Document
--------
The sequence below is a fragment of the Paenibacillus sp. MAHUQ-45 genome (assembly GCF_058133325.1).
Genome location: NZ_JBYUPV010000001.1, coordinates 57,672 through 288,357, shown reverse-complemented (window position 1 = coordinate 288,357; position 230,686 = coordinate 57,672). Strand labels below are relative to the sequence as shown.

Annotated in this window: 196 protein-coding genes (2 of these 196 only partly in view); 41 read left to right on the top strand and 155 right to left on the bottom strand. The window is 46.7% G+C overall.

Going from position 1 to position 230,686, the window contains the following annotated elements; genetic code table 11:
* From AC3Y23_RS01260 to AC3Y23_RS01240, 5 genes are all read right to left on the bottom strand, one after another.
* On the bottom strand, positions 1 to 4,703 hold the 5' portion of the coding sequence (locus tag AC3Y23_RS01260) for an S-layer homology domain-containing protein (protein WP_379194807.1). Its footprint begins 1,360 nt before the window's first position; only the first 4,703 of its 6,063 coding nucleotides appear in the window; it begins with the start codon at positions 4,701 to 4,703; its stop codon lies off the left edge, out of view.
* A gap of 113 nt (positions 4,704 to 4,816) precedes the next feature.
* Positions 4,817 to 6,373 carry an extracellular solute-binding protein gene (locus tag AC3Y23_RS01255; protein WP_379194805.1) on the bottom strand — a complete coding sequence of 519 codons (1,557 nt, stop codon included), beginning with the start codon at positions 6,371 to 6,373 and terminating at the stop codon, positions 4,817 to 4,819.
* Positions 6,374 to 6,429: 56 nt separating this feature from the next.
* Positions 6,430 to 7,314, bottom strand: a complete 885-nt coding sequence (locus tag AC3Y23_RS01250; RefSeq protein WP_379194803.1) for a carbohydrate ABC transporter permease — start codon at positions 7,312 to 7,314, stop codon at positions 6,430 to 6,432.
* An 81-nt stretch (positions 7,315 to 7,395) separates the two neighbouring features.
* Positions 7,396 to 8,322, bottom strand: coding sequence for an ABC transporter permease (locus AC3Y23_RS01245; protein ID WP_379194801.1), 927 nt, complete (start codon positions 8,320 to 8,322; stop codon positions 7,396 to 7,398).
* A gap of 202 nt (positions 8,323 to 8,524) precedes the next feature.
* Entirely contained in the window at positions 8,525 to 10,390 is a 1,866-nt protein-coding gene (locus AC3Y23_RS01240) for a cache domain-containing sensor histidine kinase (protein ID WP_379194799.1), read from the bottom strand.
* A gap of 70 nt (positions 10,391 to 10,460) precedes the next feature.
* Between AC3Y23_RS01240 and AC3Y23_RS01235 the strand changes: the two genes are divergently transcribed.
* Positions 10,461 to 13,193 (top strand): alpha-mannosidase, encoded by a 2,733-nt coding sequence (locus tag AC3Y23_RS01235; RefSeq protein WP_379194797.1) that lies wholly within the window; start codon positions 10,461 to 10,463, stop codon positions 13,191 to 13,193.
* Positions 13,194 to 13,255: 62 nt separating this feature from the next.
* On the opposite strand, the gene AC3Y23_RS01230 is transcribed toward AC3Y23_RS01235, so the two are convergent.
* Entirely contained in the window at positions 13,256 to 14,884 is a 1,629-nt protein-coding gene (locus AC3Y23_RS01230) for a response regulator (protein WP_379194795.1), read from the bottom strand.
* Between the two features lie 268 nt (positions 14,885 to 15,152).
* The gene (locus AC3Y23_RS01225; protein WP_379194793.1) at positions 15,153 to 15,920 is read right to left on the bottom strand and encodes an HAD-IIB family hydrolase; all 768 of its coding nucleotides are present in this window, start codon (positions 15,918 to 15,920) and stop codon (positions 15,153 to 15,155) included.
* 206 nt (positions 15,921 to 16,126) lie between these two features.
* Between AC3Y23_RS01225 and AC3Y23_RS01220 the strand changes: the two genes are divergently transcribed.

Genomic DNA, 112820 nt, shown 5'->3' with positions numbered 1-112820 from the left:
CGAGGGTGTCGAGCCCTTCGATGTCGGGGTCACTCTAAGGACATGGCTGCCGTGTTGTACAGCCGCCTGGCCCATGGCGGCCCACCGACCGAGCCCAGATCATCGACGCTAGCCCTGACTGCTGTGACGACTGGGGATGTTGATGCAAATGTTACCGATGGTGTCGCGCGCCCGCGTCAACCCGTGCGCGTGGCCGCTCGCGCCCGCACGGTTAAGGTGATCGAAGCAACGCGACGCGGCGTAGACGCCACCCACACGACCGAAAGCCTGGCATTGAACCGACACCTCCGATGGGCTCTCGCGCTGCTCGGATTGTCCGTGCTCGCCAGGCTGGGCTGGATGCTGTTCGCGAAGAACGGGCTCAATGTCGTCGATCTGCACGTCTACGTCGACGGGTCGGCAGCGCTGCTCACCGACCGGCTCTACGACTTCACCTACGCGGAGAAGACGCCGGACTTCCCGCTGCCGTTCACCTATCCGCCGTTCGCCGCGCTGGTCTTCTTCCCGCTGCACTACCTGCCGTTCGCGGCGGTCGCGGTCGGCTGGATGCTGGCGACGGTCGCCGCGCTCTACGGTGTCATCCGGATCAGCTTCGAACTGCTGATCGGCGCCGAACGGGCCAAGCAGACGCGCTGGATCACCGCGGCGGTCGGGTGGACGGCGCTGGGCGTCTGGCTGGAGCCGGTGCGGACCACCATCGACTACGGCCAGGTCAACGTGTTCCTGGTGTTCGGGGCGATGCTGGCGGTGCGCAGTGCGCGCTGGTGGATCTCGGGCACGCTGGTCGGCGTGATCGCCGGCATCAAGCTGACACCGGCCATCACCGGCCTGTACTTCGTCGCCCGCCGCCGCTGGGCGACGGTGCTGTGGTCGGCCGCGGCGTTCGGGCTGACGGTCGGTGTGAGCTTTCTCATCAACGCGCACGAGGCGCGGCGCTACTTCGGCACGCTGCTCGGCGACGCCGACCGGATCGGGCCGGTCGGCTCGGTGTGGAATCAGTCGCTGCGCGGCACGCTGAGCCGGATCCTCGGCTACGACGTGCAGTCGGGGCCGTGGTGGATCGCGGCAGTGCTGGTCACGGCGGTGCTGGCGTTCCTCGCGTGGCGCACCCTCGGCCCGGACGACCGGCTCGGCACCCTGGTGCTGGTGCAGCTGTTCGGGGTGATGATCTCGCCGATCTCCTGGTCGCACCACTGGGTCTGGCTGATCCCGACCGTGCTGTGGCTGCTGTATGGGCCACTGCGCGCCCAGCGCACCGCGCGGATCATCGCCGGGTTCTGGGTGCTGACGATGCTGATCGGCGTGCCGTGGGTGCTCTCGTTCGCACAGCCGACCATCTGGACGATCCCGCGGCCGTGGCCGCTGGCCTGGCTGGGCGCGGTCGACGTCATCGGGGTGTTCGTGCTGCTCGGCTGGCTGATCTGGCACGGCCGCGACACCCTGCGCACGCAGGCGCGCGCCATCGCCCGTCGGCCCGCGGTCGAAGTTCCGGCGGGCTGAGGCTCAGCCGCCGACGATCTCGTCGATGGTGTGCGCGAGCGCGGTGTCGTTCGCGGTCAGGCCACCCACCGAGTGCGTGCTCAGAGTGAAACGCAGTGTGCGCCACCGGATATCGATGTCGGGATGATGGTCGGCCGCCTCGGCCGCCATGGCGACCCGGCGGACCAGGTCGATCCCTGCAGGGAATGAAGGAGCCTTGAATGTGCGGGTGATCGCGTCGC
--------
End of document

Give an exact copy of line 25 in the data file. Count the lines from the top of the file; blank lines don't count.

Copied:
Genomic DNA, 112820 nt, shown 5'->3' with positions numbered 1-112820 from the left: